This has been welcomed by the think tanks and others like the Institute for Fiscal Studies (IFS), who have said that the money will allow the NHS to “help stem further decline in the health service”. But they’ve said that increases of at least 4% a year on average are needed in order to meet the NHS’s needs and see any improvement in its services.

It’s unclear what this means for other areas of health spending

The think tanks and IFS have also said it is “worrying” and “unclear” what the £20 billion funding announcement will mean for other areas like public health.

We’ve written more about this here.

Before the announcement public health spending was expected to fall up to 2020/21 and spending on social care was also set to fall short of what experts think is needed.

In her announcement of extra funding for the NHS on its 70th birthday, the Prime Minister also said that budgets for social care and public health would be put forward at the next Spending Review. She said these areas needed to be supported “both for the benefits they bring in themselves and to relieve pressure on NHS care.”

NHS providers are in deficit

About 44 % of NHS trusts—which provide secondary care to patients who’ve been referred there by a GP—were in the red in 2017/18. The figure was 65% just among acute hospital trusts—which make up the bulk of NHS trusts across England.

Collectively they finished 2017/18 with a deficit of around £960 million.

The size of the deficit has risen since the year before—in 2016/17 the overall deficit was just under £800 million. But it’s lower than in 2015/16 when the deficit was £2.5 billion.

The Nuffield Trust has said that a large amount of the decrease in the deficit in 2016/17 came from one-off savings, accounting adjustments and £1.8 billion in sustainability funding—money from the Department of Health to help trusts plan for the future. Without these funds the Nuffield Trust says that NHS trusts deficit would have been at £3.7 billion.

By contrast the Department of Health underspent overall in 2016/17 by £560 million. Figures for 2017/18 haven’t yet been published.

UK-wide spending has been rising long-term, but more slowly in recent years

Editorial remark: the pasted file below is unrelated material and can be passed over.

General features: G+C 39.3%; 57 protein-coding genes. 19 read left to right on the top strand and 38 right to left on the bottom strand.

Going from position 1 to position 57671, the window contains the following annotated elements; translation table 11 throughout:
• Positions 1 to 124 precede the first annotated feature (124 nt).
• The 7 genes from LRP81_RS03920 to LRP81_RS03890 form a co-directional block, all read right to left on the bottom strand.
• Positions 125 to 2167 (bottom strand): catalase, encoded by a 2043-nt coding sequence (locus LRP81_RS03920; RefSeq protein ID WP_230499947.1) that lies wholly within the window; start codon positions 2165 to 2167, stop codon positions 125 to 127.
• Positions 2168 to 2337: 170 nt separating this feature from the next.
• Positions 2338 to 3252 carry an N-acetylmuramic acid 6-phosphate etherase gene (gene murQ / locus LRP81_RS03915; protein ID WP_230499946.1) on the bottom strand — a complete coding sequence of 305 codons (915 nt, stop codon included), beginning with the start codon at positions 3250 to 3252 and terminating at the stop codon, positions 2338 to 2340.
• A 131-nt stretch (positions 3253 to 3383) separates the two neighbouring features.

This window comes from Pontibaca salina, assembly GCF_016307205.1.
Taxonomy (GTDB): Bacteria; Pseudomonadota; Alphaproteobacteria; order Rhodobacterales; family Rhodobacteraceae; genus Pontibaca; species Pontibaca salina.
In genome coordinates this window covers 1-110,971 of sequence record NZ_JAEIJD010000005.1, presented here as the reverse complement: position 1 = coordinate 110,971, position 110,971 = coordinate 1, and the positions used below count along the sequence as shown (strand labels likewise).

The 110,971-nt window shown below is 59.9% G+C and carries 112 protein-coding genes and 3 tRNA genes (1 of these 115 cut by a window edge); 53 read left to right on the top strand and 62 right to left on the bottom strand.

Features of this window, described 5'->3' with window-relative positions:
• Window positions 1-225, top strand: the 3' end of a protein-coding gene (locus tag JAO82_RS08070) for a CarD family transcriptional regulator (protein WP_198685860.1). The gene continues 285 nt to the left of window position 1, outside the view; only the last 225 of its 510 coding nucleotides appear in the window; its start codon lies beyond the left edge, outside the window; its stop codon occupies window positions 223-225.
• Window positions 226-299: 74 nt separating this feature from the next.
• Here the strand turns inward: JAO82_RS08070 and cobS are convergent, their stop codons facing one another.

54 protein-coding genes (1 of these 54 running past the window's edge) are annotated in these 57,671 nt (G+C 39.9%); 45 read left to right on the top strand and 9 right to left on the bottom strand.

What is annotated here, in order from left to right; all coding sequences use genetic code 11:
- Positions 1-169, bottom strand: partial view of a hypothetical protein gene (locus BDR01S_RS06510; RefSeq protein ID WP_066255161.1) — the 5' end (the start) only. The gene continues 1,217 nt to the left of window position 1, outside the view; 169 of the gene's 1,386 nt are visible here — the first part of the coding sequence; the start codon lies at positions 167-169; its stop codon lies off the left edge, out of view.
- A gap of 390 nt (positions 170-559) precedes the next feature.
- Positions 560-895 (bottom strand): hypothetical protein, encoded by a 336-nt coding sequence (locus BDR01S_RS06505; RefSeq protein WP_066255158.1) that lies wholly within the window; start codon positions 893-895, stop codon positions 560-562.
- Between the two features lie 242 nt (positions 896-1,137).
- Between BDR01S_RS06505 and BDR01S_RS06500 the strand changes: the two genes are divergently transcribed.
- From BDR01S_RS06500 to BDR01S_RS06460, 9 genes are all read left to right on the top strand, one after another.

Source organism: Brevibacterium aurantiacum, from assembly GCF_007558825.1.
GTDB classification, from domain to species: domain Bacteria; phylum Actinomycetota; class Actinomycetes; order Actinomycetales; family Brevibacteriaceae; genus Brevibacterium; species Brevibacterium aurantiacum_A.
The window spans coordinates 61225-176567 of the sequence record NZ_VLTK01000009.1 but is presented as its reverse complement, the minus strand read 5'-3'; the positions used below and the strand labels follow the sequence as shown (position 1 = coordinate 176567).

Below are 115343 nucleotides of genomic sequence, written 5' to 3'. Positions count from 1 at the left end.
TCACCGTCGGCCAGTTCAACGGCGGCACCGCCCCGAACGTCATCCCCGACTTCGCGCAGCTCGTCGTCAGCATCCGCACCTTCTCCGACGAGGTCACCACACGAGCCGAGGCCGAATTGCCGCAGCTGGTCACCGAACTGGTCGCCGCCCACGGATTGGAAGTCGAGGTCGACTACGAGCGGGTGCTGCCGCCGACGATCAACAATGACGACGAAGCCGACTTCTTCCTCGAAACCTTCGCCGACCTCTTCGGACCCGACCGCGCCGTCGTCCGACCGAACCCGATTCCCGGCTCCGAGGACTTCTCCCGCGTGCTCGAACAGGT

Looking at the wider UK, the amount spent on health has been increasing over the long-term. That’s true whether it’s expressed in cash, cash adjusted for inflation, per person, or as a proportion of the size of the economy. All those trends show spending stalling or falling slightly in the years after 2010/11—at the same time as most other departments saw reductions in spending—and picking up again in more recent years.

Health spending grew at an average annual rate of about 3.7% from 1950/51 up to 2016/17, accounting for inflation. Public spending on health usually increases year on year, and there are only a handful of times in the last 60 years when it hasn’t.We can also look at the level of UK health spending year on year when successive governments were in office. Health spending is devolved so the UK government is only responsible for health spending in England (though changes in health spending may affect the overall budgets of the devolved governments).The average growth between 2009/10 and 2014/15 under the Coalition government was 1.1% and since then under the Conservative government has been 2.3%.

At the moment, UK public health spending is the equivalent of about 7% of GDP, similar to what it was back in 2010 and higher than in previous years. Back in 1955, it was worth about 3% of GDP.

Demand for health services has also increased over time. Adjusting the same figures above to account for the population, the average annual growth in per person spending between 1949/50 and 2016/17 was about 3.3%, and was 0.6% since 2009/10.